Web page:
PAKISTAN -- The haunting photo of a green-eyed, Afghan girl named Sharbat Gula, taken in a refugee camp in Pakistan in 1984, was one of National Geographic magazine’s most famous covers. And on Wednesday, Gula showed the extremes to which she and many Afghans were still willing to go to to avoid their war-torn homeland when she was arrested, facing a 14-year prison sentence for living in Pakistan on fraudulent identity papers.
Gula was taken into custody by Pakistan’s Federal Investigation Agency (FIA) on Wednesday in the northwestern city of Peshawar following a 2-year investigation into her and her husband, officials told AFP.
“FIA arrested Sharbat Gula, an Afghan woman, for obtaining a fake ID card,” Shahid Ilyas, an official at the National Database Registration Authority (NADRA), said. Gula’s husband reportedly absconded.
The agency was also searching for 3 NADRA officials whom they believed were responsible for issuing Gula with the false papers, Ilyas continued.
Gula reportedly applied for a Pakistani ID card in 2014 using the name Sharbat Bibi, and officials said she was among thousands of Afghans who had been able to avoid Pakistan’s computerized system and get false identity papers.
On Wednesday, Gula faced 7 to 14 years in prison, as well as a $3,000 to $5,000 fine if convicted.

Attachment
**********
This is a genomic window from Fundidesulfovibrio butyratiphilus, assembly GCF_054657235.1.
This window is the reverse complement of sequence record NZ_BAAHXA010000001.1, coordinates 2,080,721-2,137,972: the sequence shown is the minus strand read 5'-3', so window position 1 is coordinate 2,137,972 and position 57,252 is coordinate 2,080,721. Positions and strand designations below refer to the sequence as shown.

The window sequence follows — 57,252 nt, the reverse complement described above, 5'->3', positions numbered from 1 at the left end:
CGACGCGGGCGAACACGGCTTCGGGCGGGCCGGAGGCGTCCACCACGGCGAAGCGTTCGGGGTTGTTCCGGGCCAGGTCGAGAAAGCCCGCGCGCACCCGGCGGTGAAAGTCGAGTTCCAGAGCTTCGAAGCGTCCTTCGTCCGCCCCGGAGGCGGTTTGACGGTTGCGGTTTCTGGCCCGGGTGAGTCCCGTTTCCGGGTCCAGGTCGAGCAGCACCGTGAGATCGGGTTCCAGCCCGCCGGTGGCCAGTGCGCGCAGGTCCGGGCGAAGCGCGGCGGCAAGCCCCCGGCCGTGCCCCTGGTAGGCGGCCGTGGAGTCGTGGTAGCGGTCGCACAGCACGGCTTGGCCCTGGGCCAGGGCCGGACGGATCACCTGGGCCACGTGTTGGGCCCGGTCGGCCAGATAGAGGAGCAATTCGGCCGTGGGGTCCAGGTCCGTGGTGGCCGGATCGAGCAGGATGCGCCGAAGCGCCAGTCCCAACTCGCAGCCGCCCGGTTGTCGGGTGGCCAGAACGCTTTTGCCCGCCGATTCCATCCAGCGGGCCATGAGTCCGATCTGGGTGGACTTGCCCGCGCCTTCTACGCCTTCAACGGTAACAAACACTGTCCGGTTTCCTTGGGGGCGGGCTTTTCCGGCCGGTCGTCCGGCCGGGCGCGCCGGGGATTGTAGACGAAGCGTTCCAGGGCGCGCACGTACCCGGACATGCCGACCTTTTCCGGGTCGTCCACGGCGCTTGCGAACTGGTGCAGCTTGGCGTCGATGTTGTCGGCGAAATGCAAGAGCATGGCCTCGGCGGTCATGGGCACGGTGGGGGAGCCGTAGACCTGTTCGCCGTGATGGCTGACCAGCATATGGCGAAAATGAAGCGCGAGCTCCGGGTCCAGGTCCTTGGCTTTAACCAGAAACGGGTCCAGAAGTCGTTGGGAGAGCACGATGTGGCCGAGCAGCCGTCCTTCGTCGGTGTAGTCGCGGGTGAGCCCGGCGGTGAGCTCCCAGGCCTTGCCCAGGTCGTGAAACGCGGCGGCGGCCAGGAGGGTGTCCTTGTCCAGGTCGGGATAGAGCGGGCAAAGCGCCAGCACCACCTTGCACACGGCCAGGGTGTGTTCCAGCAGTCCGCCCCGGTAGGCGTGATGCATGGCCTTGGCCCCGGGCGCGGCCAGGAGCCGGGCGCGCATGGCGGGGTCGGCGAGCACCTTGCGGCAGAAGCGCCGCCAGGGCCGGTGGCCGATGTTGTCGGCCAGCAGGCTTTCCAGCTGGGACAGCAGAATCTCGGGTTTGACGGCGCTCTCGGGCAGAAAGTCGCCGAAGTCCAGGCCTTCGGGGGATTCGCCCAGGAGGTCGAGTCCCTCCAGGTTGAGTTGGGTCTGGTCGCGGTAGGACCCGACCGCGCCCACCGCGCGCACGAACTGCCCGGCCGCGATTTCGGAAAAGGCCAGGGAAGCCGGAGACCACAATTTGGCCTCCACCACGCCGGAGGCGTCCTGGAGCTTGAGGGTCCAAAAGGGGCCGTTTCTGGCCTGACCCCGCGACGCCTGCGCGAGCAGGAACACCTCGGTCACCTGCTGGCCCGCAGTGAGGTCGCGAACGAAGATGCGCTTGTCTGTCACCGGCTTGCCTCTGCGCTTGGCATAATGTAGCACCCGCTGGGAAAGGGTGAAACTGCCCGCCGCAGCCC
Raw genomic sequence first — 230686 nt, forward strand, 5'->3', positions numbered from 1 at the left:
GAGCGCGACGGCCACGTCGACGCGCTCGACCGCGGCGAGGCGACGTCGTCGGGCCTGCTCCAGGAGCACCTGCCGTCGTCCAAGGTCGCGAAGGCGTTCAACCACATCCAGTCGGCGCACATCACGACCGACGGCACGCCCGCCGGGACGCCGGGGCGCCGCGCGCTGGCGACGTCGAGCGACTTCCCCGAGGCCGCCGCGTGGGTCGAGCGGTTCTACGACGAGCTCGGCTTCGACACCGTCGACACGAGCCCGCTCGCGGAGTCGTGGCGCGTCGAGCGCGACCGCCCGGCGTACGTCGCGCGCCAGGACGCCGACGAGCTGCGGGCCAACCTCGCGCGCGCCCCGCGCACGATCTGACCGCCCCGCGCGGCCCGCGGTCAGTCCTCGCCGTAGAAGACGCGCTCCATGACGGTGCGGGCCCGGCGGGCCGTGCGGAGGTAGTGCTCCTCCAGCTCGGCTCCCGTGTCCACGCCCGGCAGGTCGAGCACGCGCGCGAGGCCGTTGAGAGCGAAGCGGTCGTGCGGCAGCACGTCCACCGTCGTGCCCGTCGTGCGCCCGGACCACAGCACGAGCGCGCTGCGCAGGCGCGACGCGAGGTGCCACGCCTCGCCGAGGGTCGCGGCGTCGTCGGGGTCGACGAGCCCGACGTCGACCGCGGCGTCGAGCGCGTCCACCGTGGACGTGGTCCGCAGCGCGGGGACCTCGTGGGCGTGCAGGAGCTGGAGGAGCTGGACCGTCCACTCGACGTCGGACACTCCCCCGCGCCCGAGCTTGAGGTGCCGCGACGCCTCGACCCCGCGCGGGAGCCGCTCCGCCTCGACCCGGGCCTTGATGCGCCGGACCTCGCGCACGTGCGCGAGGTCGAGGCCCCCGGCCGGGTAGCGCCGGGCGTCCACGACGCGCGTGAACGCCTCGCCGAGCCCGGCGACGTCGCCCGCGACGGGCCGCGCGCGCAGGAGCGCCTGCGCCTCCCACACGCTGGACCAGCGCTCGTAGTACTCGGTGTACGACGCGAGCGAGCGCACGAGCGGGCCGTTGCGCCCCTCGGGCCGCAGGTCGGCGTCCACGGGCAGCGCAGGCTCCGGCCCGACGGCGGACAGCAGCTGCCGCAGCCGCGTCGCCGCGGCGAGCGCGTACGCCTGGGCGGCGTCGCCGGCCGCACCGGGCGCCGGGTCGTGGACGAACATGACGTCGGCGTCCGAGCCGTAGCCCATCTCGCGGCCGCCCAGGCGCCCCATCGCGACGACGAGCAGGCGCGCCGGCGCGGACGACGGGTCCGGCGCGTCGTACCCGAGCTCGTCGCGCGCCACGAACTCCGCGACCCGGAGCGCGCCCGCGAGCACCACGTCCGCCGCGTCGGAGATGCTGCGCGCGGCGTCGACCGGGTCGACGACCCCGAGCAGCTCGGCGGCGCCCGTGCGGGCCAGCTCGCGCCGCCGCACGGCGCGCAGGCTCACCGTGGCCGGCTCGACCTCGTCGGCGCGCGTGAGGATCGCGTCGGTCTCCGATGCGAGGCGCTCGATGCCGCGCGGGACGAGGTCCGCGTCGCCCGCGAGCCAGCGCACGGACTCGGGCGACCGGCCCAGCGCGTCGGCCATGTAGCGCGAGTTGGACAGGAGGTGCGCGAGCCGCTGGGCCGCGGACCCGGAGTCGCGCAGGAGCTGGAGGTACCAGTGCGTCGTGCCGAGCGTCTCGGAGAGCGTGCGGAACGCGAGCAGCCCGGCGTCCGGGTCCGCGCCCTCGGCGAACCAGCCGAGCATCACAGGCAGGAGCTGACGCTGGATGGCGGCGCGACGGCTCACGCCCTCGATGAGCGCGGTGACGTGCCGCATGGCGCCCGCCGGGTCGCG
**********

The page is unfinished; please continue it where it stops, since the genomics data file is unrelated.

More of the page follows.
“Sharbat Gula was ready to repatriate to her father’s village in Kot district (Afghanistan) in early summer this year,” a close relative of Gula told CBS News. “But the residents of her native village left … due to Daesh (ISIS),” the relative continued.
“Her Pakistan ID was already blocked one year back … She thought the case had been closed. She is a simple, illiterate lady,” he said.
For decades, Pakistan provided safe haven to Afghans who fled their country following the 1979 Soviet invasion. The UNHCR said Pakistan was host to 1.4 million registered Afghan refugees, and the agency estimated that there were an additional 1 million unregistered refugees residing there.
But Afghan refugees living in Pakistan were becoming increasingly worried about their futures as the country cracked down on fake ID cards and fears grew that a March 2017 deadline for refugees to return to Afghanistan, which had been repeatedly pushed back, might this time be final.